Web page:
3

I have a content security policy that causes Chrome to post a report, but the action that receives the report returns "415 Unsupported Media Type". I understand this is because the post has a Content-Type of "application/csp-report". How do I add this as a allowed content type in Core 3.1 (its basically just json).

Action

// https://anthonychu.ca/post/aspnet-core-csp/
[HttpPost][Consumes("application/csp-report")]
public IActionResult Report([FromBody] CspReportRequest request)
{
    return Ok();
}

Cut down version of model

public class CspReportRequest
{
    [JsonProperty(PropertyName = "csp-report")]
    public CspReport CspReport { get; set; }
}

public class CspReport
{
    [JsonProperty(PropertyName = "document-uri")]
    public string DocumentUri { get; set; }
}
2

The following example shows how to add support to the SystemTextJsonInputFormatter for handling additional media-types:

services.AddControllers(options =>
{
    var jsonInputFormatter = options.InputFormatters
        .OfType<SystemTextJsonInputFormatter>()
        .Single();

    jsonInputFormatter.SupportedMediaTypes.Add("application/csp-report");
});

This is a two-step process:

  1. Interrogate the configured list of input-formatters to find the SystemTextJsonInputFormatter.
  2. Add application/csp-report to its existing list of supported media-types (application/json, text/json, and application/*+json).

If you're using Json.NET instead of System.Text.Json, the approach is similar:

services.AddControllers(options =>
{
    var jsonInputFormatter = options.InputFormatters
        .OfType<NewtonsoftJsonInputFormatter>()
        .First();

    jsonInputFormatter.SupportedMediaTypes.Add("application/csp-report");
})

There are two small differences:

  1. The type is NewtonsoftJsonInputFormatter instead of SystemTextJsonInputFormatter.
  2. There are two instances of this type in the collection, so we target the first (see this answer for the specifics).

See Input Formatters in the ASP.NET Core docs to learn more about those.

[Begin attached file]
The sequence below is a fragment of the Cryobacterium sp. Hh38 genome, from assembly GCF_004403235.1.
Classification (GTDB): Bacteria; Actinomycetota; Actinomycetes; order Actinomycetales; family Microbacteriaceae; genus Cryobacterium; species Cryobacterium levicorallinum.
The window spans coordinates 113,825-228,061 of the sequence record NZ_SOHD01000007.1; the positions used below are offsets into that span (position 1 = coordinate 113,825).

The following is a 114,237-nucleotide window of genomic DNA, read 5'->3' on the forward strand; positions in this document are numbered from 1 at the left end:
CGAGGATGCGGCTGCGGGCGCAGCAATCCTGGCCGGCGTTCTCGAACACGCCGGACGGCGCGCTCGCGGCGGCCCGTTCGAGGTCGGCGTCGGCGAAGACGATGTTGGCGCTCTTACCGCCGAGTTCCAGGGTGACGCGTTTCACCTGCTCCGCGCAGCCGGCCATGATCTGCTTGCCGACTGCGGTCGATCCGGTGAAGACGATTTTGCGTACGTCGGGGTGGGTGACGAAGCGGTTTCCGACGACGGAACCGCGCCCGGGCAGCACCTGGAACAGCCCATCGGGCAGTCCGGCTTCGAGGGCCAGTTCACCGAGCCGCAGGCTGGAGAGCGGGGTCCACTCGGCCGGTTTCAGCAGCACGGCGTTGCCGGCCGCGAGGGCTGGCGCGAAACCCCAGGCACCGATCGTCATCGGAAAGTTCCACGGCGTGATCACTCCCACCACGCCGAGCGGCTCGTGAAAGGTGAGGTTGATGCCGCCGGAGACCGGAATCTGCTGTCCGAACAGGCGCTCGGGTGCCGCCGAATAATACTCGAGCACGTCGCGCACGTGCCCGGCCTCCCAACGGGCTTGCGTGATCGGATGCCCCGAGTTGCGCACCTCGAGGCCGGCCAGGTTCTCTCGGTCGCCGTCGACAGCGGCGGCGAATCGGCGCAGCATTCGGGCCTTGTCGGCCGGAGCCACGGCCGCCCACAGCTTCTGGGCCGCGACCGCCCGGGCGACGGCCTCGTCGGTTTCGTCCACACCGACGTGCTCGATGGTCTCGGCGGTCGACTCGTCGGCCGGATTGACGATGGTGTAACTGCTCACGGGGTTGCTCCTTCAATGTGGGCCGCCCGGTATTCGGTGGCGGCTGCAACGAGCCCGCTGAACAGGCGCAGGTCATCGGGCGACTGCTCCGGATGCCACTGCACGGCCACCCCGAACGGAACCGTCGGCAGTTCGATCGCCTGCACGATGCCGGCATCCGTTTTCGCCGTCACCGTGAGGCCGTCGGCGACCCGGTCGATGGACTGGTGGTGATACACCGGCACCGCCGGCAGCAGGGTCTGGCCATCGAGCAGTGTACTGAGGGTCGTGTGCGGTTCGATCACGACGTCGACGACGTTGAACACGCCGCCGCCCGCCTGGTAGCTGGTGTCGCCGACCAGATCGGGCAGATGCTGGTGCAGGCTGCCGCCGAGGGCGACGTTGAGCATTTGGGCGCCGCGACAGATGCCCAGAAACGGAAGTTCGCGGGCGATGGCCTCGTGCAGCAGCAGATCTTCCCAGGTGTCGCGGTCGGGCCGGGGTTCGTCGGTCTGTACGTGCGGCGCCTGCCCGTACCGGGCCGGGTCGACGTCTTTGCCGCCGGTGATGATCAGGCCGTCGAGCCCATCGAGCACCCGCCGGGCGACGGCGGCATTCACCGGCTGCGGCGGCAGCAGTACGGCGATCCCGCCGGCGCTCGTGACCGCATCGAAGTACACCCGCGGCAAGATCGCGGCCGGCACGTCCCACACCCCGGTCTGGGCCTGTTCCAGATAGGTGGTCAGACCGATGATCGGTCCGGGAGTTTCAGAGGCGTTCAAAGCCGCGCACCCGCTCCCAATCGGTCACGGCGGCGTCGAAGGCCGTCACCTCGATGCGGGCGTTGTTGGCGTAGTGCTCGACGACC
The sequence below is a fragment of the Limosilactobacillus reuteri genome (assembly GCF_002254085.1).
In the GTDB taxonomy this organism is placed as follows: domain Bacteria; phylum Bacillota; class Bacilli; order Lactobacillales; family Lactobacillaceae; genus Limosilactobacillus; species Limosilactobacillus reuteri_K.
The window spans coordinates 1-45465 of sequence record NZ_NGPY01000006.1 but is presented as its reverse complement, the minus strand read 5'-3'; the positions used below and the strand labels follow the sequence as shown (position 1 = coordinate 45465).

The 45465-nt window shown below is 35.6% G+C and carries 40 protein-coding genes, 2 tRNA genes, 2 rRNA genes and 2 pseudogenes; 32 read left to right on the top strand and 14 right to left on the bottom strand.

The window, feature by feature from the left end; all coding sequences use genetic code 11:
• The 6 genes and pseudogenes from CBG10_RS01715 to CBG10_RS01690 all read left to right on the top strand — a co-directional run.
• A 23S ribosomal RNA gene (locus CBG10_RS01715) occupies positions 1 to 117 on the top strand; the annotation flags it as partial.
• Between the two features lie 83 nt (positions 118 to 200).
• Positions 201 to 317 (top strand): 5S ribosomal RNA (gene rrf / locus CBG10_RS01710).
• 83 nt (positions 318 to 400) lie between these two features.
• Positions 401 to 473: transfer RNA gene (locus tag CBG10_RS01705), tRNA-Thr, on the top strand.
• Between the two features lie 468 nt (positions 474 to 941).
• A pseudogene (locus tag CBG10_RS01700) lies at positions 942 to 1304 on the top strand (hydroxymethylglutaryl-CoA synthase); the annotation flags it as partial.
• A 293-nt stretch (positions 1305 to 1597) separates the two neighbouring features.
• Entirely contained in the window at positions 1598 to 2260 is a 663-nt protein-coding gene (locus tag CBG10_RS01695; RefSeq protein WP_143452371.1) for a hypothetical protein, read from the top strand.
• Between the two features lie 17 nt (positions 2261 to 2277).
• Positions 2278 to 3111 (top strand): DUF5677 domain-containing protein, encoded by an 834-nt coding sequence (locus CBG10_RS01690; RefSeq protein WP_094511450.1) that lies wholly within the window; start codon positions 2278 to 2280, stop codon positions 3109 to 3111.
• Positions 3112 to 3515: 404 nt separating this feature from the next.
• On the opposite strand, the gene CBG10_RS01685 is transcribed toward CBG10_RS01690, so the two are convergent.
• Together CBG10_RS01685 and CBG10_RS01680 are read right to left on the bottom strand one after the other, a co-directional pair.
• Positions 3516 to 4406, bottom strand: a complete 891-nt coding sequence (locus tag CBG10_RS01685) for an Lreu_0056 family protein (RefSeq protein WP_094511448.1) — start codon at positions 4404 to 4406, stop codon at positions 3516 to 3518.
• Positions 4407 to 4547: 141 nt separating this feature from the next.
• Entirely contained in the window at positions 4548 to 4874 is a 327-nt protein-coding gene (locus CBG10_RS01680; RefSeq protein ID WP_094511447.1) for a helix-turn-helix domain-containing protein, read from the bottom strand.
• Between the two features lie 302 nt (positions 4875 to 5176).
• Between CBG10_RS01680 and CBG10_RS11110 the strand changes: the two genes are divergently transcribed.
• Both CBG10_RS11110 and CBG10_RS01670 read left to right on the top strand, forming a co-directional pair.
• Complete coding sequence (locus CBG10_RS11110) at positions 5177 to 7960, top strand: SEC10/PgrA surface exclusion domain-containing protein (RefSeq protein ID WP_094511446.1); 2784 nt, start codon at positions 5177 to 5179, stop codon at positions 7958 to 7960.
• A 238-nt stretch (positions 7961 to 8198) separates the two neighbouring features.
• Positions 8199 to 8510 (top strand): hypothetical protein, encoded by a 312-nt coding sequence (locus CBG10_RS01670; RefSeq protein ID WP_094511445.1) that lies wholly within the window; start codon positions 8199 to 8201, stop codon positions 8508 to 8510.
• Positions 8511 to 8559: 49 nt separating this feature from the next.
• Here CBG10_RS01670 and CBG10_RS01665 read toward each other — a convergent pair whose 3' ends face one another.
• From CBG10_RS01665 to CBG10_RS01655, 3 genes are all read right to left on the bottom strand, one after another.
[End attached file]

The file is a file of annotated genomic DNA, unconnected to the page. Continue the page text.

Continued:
0

I had the same problem last week and found an alternative solution using my own custom formatter:

using CspReportLogger.Models;
using Microsoft.AspNetCore.Mvc.Formatters;
using Microsoft.Net.Http.Headers;
using System;
using System.Text;
using System.Text.Json;
using System.Threading.Tasks;

namespace CspReportLogger.Formatters
{
  public class CSPReportInputFormatter : TextInputFormatter
  {
    public CSPReportInputFormatter()
    {
      // Specify the custom media type.
      SupportedMediaTypes.Add(MediaTypeHeaderValue.Parse("application/csp-report"));
      SupportedEncodings.Add(Encoding.UTF8);
    }

    public override async Task<InputFormatterResult> ReadRequestBodyAsync(InputFormatterContext context, Encoding effectiveEncoding)
    {
      // Deserialize the body using our models and the JsonSerializer.
      CspReportRequest report = await JsonSerializer.DeserializeAsync<CspReportRequest>(context.HttpContext.Request.Body);
      return await InputFormatterResult.SuccessAsync(report);
    }
  }
}

Which has to be registered in Startup.cs of course:

    public void ConfigureServices(IServiceCollection services)
    {
      services.AddControllers(options =>
      {
        options.InputFormatters.Insert(0, new CSPReportInputFormatter());
      });
    }

I wish I had seen Kirk Larkin's solution earlier, as it obviously is more concise.

I suppose the custom formatter solution is helpful, if you want to accept body types that aren't valid json though.

Your Answer

By clicking “Post Your Answer”, you agree to our terms of service, privacy policy and cookie policy

Not the answer you're looking for? Browse other questions tagged or ask your own question.